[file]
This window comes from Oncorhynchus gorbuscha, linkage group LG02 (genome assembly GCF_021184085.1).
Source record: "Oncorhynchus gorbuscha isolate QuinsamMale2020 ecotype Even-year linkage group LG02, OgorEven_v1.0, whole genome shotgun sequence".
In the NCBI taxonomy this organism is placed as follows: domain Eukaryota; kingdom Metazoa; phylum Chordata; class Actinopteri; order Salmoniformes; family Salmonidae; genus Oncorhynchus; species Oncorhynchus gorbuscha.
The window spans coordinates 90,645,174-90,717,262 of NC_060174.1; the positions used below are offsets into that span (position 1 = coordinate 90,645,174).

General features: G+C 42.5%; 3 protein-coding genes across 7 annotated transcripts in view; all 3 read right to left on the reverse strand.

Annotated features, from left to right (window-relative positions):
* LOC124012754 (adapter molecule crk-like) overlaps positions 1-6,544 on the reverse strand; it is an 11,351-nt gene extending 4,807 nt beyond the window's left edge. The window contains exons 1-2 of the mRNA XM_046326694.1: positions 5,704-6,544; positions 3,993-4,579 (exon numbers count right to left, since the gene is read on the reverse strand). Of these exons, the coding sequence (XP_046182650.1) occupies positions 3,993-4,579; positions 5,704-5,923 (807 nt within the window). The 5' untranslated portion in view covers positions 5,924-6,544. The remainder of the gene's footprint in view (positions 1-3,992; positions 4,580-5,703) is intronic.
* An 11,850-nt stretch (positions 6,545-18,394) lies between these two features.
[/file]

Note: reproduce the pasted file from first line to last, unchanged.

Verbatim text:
This window comes from Oncorhynchus gorbuscha, linkage group LG02 (genome assembly GCF_021184085.1).
Source record: "Oncorhynchus gorbuscha isolate QuinsamMale2020 ecotype Even-year linkage group LG02, OgorEven_v1.0, whole genome shotgun sequence".
In the NCBI taxonomy this organism is placed as follows: domain Eukaryota; kingdom Metazoa; phylum Chordata; class Actinopteri; order Salmoniformes; family Salmonidae; genus Oncorhynchus; species Oncorhynchus gorbuscha.
The window spans coordinates 90,645,174-90,717,262 of NC_060174.1; the positions used below are offsets into that span (position 1 = coordinate 90,645,174).

General features: G+C 42.5%; 3 protein-coding genes across 7 annotated transcripts in view; all 3 read right to left on the reverse strand.

Annotated features, from left to right (window-relative positions):
* LOC124012754 (adapter molecule crk-like) overlaps positions 1-6,544 on the reverse strand; it is an 11,351-nt gene extending 4,807 nt beyond the window's left edge. The window contains exons 1-2 of the mRNA XM_046326694.1: positions 5,704-6,544; positions 3,993-4,579 (exon numbers count right to left, since the gene is read on the reverse strand). Of these exons, the coding sequence (XP_046182650.1) occupies positions 3,993-4,579; positions 5,704-5,923 (807 nt within the window). The 5' untranslated portion in view covers positions 5,924-6,544. The remainder of the gene's footprint in view (positions 1-3,992; positions 4,580-5,703) is intronic.
* An 11,850-nt stretch (positions 6,545-18,394) lies between these two features.